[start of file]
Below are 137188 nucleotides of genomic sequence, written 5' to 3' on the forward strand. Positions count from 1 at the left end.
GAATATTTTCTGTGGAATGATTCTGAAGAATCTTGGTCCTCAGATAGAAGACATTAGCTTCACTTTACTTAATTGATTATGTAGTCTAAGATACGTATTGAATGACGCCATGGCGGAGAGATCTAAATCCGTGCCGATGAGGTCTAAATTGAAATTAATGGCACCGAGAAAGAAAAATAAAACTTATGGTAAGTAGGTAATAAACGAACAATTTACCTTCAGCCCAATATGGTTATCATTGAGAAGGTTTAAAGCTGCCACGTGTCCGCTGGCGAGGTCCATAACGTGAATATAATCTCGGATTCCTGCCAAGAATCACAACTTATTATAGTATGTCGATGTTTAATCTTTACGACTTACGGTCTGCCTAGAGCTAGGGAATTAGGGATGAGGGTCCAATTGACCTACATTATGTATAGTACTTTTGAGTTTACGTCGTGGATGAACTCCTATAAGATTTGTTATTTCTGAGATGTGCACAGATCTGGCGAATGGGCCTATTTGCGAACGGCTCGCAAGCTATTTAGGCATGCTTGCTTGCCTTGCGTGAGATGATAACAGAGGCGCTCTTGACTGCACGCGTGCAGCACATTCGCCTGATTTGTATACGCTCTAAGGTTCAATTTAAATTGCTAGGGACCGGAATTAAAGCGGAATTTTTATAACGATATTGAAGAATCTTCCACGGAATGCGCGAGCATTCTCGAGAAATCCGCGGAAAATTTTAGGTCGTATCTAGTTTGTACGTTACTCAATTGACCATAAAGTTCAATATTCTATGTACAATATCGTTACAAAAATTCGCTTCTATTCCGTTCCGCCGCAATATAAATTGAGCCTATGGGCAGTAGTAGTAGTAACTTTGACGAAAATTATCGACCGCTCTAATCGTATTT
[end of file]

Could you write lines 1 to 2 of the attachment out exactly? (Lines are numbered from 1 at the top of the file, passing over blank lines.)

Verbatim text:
Below are 137188 nucleotides of genomic sequence, written 5' to 3' on the forward strand. Positions count from 1 at the left end.
GAATATTTTCTGTGGAATGATTCTGAAGAATCTTGGTCCTCAGATAGAAGACATTAGCTTCACTTTACTTAATTGATTATGTAGTCTAAGATACGTATTGAATGACGCCATGGCGGAGAGATCTAAATCCGTGCCGATGAGGTCTAAATTGAAATTAATGGCACCGAGAAAGAAAAATAAAACTTATGGTAAGTAGGTAATAAACGAACAATTTACCTTCAGCCCAATATGGTTATCATTGAGAAGGTTTAAAGCTGCCACGTGTCCGCTGGCGAGGTCCATAACGTGAATATAATCTCGGATTCCTGCCAAGAATCACAACTTATTATAGTATGTCGATGTTTAATCTTTACGACTTACGGTCTGCCTAGAGCTAGGGAATTAGGGATGAGGGTCCAATTGACCTACATTATGTATAGTACTTTTGAGTTTACGTCGTGGATGAACTCCTATAAGATTTGTTATTTCTGAGATGTGCACAGATCTGGCGAATGGGCCTATTTGCGAACGGCTCGCAAGCTATTTAGGCATGCTTGCTTGCCTTGCGTGAGATGATAACAGAGGCGCTCTTGACTGCACGCGTGCAGCACATTCGCCTGATTTGTATACGCTCTAAGGTTCAATTTAAATTGCTAGGGACCGGAATTAAAGCGGAATTTTTATAACGATATTGAAGAATCTTCCACGGAATGCGCGAGCATTCTCGAGAAATCCGCGGAAAATTTTAGGTCGTATCTAGTTTGTACGTTACTCAATTGACCATAAAGTTCAATATTCTATGTACAATATCGTTACAAAAATTCGCTTCTATTCCGTTCCGCCGCAATATAAATTGAGCCTATGGGCAGTAGTAGTAGTAACTTTGACGAAAATTATCGACCGCTCTAATCGTATTT